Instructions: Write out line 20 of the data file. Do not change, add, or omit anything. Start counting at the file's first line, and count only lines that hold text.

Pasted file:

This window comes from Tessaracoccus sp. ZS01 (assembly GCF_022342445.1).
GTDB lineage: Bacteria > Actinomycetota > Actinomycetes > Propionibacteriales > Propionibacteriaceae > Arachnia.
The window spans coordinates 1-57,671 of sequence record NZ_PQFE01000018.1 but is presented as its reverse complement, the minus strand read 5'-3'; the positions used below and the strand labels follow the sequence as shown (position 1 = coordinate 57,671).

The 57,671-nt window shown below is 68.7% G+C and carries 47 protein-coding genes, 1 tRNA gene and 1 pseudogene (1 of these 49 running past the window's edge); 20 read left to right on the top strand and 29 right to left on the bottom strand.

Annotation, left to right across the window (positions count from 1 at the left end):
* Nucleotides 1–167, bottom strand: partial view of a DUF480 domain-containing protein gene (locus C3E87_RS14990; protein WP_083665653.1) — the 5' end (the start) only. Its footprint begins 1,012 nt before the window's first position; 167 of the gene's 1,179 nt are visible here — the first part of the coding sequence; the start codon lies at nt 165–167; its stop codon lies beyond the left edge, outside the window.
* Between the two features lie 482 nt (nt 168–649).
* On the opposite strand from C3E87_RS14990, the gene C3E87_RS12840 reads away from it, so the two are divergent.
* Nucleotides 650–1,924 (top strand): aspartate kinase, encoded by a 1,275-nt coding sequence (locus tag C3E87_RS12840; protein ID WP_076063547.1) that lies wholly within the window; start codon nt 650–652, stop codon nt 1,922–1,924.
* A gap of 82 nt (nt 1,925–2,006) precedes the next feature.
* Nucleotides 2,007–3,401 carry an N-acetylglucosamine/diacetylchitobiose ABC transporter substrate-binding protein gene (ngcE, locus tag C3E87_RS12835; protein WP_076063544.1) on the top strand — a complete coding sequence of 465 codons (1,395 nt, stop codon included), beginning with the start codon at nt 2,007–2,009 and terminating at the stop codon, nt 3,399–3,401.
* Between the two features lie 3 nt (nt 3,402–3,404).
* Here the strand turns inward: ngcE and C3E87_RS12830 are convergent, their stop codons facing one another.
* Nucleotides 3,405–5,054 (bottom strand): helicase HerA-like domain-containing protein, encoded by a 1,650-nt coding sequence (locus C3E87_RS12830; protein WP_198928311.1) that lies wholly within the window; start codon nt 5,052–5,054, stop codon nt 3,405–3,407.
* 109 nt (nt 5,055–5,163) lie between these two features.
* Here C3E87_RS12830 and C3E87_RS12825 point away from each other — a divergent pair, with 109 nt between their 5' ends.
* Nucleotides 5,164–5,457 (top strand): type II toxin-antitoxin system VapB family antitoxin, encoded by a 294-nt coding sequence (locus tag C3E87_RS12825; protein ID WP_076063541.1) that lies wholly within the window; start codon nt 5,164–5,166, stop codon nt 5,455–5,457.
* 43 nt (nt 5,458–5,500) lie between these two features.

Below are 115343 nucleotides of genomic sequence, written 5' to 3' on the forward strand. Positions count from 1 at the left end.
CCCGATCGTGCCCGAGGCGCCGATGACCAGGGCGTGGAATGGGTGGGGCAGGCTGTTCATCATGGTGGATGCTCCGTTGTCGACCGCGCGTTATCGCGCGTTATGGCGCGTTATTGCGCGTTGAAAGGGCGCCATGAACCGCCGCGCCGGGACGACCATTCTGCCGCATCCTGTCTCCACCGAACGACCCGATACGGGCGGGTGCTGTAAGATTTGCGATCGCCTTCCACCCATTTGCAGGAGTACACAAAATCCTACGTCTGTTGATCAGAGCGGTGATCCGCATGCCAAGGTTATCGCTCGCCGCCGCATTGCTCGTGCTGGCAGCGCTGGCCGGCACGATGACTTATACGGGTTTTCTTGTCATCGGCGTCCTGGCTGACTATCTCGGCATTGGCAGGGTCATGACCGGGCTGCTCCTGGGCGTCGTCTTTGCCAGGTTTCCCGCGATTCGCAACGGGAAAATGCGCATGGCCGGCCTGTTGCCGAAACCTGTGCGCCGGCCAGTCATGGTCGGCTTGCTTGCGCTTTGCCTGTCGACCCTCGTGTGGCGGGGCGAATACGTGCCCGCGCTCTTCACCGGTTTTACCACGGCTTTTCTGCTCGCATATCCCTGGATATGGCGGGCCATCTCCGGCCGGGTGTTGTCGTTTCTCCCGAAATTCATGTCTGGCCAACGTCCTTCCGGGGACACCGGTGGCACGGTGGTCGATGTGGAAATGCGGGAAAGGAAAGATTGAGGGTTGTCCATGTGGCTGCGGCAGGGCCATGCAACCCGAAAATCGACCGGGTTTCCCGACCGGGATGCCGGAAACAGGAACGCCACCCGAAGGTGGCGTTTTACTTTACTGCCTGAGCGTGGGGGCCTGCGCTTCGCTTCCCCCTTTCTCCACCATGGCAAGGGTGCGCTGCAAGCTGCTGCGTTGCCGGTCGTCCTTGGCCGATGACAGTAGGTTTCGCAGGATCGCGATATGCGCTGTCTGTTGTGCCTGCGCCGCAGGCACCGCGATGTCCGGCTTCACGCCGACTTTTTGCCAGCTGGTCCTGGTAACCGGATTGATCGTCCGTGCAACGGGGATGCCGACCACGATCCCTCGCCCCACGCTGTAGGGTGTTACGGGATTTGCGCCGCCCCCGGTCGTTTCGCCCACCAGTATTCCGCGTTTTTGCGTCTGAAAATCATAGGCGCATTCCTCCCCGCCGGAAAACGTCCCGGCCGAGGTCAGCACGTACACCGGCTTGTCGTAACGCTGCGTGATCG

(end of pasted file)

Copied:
CCCGATCGTGCCCGAGGCGCCGATGACCAGGGCGTGGAATGGGTGGGGCAGGCTGTTCATCATGGTGGATGCTCCGTTGTCGACCGCGCGTTATCGCGCGTTATGGCGCGTTATTGCGCGTTGAAAGGGCGCCATGAACCGCCGCGCCGGGACGACCATTCTGCCGCATCCTGTCTCCACCGAACGACCCGATACGGGCGGGTGCTGTAAGATTTGCGATCGCCTTCCACCCATTTGCAGGAGTACACAAAATCCTACGTCTGTTGATCAGAGCGGTGATCCGCATGCCAAGGTTATCGCTCGCCGCCGCATTGCTCGTGCTGGCAGCGCTGGCCGGCACGATGACTTATACGGGTTTTCTTGTCATCGGCGTCCTGGCTGACTATCTCGGCATTGGCAGGGTCATGACCGGGCTGCTCCTGGGCGTCGTCTTTGCCAGGTTTCCCGCGATTCGCAACGGGAAAATGCGCATGGCCGGCCTGTTGCCGAAACCTGTGCGCCGGCCAGTCATGGTCGGCTTGCTTGCGCTTTGCCTGTCGACCCTCGTGTGGCGGGGCGAATACGTGCCCGCGCTCTTCACCGGTTTTACCACGGCTTTTCTGCTCGCATATCCCTGGATATGGCGGGCCATCTCCGGCCGGGTGTTGTCGTTTCTCCCGAAATTCATGTCTGGCCAACGTCCTTCCGGGGACACCGGTGGCACGGTGGTCGATGTGGAAATGCGGGAAAGGAAAGATTGAGGGTTGTCCATGTGGCTGCGGCAGGGCCATGCAACCCGAAAATCGACCGGGTTTCCCGACCGGGATGCCGGAAACAGGAACGCCACCCGAAGGTGGCGTTTTACTTTACTGCCTGAGCGTGGGGGCCTGCGCTTCGCTTCCCCCTTTCTCCACCATGGCAAGGGTGCGCTGCAAGCTGCTGCGTTGCCGGTCGTCCTTGGCCGATGACAGTAGGTTTCGCAGGATCGCGATATGCGCTGTCTGTTGTGCCTGCGCCGCAGGCACCGCGATGTCCGGCTTCACGCCGACTTTTTGCCAGCTGGTCCTGGTAACCGGATTGATCGTCCGTGCAACGGGGATGCCGACCACGATCCCTCGCCCCACGCTGTAGGGTGTTACGGGATTTGCGCCGCCCCCGGTCGTTTCGCCCACCAGTATTCCGCGTTTTTGCGTCTGAAAATCATAGGCGCATTCCTCCCCGCCGGAAAACGTCCCGGCCGAGGTCAGCACGTACACCGGCTTGTCGTAACGCTGCGTGATCG